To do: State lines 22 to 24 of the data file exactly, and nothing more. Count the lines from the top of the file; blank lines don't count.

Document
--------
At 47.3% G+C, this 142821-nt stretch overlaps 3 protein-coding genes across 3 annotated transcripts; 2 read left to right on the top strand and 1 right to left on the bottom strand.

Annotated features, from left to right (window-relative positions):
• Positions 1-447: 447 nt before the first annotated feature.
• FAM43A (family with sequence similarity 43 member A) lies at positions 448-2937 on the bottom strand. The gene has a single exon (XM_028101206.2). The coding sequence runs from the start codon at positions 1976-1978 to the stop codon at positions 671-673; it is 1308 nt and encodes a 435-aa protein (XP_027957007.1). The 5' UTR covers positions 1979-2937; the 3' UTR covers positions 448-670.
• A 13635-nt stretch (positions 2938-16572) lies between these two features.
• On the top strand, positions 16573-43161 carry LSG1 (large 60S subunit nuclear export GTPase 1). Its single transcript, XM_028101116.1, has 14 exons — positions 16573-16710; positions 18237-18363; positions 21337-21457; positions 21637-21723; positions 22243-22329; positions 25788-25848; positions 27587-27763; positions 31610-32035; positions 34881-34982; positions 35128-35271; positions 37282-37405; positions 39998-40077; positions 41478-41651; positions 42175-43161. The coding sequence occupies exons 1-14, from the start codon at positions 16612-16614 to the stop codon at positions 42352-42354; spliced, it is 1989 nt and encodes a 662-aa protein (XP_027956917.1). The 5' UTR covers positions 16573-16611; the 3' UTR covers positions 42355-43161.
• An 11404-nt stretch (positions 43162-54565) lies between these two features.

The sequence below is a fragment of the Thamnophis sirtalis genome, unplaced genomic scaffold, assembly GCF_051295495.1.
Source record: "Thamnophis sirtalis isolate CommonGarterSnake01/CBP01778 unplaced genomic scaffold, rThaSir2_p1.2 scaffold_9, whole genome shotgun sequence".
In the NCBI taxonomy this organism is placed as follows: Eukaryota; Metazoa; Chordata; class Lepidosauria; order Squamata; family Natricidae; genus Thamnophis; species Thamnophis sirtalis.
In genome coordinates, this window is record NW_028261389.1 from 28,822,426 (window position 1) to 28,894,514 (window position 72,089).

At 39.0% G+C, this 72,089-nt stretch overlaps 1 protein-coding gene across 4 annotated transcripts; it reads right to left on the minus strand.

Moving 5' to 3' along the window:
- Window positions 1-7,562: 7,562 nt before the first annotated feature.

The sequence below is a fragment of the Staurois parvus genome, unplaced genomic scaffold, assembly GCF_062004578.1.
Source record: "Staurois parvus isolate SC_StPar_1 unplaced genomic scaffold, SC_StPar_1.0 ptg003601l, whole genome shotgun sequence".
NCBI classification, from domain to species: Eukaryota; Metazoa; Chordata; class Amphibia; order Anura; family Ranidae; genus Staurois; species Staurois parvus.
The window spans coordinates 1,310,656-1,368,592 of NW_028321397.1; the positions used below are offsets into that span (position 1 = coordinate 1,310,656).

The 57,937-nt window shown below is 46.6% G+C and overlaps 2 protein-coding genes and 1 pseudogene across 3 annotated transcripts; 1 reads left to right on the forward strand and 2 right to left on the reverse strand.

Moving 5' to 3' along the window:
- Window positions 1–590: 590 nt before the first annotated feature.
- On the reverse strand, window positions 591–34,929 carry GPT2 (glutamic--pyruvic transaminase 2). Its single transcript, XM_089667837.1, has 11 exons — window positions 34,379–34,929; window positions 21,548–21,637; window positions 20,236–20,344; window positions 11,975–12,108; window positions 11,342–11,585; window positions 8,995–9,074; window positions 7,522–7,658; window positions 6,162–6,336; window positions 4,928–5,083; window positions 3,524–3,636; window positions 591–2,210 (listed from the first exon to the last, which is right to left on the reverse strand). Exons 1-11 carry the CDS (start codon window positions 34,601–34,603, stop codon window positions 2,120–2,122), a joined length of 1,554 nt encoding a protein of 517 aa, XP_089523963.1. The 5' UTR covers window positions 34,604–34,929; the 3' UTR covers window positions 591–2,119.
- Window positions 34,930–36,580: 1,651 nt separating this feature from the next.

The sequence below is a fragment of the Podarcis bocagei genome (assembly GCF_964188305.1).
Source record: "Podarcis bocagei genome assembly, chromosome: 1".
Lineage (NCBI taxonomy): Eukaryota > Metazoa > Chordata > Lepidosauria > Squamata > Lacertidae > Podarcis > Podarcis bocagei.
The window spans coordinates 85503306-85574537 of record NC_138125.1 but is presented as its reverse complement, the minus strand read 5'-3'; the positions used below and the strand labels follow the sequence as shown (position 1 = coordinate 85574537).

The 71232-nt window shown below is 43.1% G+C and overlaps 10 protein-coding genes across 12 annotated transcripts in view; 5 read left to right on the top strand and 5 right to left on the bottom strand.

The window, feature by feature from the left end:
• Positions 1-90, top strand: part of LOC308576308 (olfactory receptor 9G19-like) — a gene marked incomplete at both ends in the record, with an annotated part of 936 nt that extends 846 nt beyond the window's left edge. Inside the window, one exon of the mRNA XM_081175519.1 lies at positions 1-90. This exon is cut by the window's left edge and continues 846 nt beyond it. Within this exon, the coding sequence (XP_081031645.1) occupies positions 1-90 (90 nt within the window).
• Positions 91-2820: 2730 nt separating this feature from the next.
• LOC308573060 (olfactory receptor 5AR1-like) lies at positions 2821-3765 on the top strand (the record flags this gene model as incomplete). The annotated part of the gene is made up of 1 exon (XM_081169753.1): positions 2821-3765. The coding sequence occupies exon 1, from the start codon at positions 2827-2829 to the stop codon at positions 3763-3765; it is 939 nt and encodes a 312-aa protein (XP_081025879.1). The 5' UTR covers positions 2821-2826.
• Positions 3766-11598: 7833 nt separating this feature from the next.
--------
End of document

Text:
- On the reverse strand, window positions 591–34,929 carry GPT2 (glutamic--pyruvic transaminase 2). Its single transcript, XM_089667837.1, has 11 exons — window positions 34,379–34,929; window positions 21,548–21,637; window positions 20,236–20,344; window positions 11,975–12,108; window positions 11,342–11,585; window positions 8,995–9,074; window positions 7,522–7,658; window positions 6,162–6,336; window positions 4,928–5,083; window positions 3,524–3,636; window positions 591–2,210 (listed from the first exon to the last, which is right to left on the reverse strand). Exons 1-11 carry the CDS (start codon window positions 34,601–34,603, stop codon window positions 2,120–2,122), a joined length of 1,554 nt encoding a protein of 517 aa, XP_089523963.1. The 5' UTR covers window positions 34,604–34,929; the 3' UTR covers window positions 591–2,119.
- Window positions 34,930–36,580: 1,651 nt separating this feature from the next.

The sequence below is a fragment of the Podarcis bocagei genome (assembly GCF_964188305.1).